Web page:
IMF advises Mozambique to consider liquidating its 'hidden debts' companies
Mozambican Labour Minister Vitoria Diogo on Friday urged the Labour Consultative Commission (CCT) to negotiate the new statutory minimum wage rigorously and in good faith, so as to reach proposals that satisfy all sides.
The CCT is the tripartite negotiating forum between the government, the trade unions and the employers. Every year it negotiates a set of new minimum wages, which it then proposes to the government. The new minimum wages take effect as from 1 April.
Opening the first meeting of the CCT this year, Diogo called on CCT members to negotiate “with responsibility” in order “to reach balanced and consensual results”.
She said the negotiations must always take into consideration the real situation of the country, and the need to keep companies open, defend existing jobs, and create new companies. She claimed there is an interdependence between employers and workers. “One side does not exist without the other”, she said. “There are no winners and no losers”.
“I am convinced that we shall continue to act in a thoughtful manner and, above all, with a high sense of patriotism and realism”, continued Diogo. “Our central goals are better jobs, keeping jobs, improving the living conditions of workers and their families, and the prosperity of the companies”.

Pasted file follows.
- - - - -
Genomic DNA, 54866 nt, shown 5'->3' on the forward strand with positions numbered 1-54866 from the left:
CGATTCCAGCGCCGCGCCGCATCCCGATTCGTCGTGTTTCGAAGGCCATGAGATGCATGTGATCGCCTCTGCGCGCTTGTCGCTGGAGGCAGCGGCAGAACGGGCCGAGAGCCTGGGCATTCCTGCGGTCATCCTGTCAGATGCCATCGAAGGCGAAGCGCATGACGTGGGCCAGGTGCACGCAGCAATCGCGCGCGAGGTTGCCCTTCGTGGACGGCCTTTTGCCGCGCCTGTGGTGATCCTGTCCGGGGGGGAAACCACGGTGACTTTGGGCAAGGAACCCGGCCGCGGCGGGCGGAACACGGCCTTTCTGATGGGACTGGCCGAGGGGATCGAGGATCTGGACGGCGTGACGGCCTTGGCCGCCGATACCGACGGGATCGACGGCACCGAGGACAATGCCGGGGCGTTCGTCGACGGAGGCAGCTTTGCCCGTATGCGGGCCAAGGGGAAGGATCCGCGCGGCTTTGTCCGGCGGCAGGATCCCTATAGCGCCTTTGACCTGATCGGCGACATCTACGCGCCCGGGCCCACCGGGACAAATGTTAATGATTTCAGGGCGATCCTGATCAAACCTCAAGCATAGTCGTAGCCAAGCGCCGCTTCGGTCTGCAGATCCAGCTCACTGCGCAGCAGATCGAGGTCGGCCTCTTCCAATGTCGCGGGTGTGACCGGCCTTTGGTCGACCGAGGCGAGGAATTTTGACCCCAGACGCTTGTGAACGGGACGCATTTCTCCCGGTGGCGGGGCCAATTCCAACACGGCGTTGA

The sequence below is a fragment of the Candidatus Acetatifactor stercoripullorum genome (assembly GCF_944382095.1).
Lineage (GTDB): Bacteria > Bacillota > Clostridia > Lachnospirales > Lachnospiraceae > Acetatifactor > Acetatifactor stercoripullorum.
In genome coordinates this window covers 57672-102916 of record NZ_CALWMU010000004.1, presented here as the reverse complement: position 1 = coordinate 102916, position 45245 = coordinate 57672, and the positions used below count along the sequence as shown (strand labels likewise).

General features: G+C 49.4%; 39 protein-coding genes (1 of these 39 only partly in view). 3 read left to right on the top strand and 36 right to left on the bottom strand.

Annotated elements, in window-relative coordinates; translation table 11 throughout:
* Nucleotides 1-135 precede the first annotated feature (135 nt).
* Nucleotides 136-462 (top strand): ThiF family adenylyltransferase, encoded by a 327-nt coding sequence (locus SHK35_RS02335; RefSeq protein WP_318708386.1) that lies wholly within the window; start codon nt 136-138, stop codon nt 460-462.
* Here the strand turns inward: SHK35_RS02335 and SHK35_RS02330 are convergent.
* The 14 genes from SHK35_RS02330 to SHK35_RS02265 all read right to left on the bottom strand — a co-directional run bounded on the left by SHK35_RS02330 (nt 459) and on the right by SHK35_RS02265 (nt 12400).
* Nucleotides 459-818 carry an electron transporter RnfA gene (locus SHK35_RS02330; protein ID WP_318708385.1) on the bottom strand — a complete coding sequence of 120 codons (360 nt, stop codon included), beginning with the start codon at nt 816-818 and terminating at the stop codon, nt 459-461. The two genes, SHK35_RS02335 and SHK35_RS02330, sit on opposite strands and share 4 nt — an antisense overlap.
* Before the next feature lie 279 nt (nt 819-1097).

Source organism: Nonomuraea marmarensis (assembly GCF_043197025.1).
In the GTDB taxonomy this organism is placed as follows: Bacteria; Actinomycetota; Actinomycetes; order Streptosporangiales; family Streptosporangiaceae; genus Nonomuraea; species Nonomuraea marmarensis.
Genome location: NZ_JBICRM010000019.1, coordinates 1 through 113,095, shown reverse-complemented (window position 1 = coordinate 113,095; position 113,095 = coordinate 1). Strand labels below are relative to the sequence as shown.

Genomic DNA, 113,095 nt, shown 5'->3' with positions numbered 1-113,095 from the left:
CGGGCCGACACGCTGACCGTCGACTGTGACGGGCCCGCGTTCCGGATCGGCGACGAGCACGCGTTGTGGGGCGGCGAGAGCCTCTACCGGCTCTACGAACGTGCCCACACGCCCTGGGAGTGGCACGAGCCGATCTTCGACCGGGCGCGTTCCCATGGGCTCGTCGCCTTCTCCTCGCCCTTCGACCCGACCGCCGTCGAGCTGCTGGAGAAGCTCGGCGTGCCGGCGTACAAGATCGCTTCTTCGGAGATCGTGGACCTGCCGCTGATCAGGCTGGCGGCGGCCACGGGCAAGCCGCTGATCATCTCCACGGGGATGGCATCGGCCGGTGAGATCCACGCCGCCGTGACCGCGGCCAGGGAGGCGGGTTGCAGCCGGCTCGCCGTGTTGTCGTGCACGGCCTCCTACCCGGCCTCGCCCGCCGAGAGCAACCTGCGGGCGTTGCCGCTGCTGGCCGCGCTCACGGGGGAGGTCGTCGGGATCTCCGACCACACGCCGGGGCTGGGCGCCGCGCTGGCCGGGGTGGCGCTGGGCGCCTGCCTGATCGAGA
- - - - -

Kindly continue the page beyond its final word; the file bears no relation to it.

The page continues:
“Adjusting” the minimum wage, she added, should favour an increase in productivity, in the profitability of companies and in the competitiveness of the Mozambican economy.
Diogo announced that about 361,000 jobs should be created this year. Even if this figure is accurate, it is not enough – for projections from the 2007 census show that well over half a million young Mozambicans reach the age of 18 this year , and thus enter the labour market.
The general secretary of the main trade union federation, the OTM, Alexandre Munguambe, said the debate must take into account such factors as the recent rise in public transport fares (which went up by between 33 and 42 per cent in Greater Maputo).
The minimum wage should rise by at least that much, said Munguambe, “otherwise problems will be created with undesirable consequences”.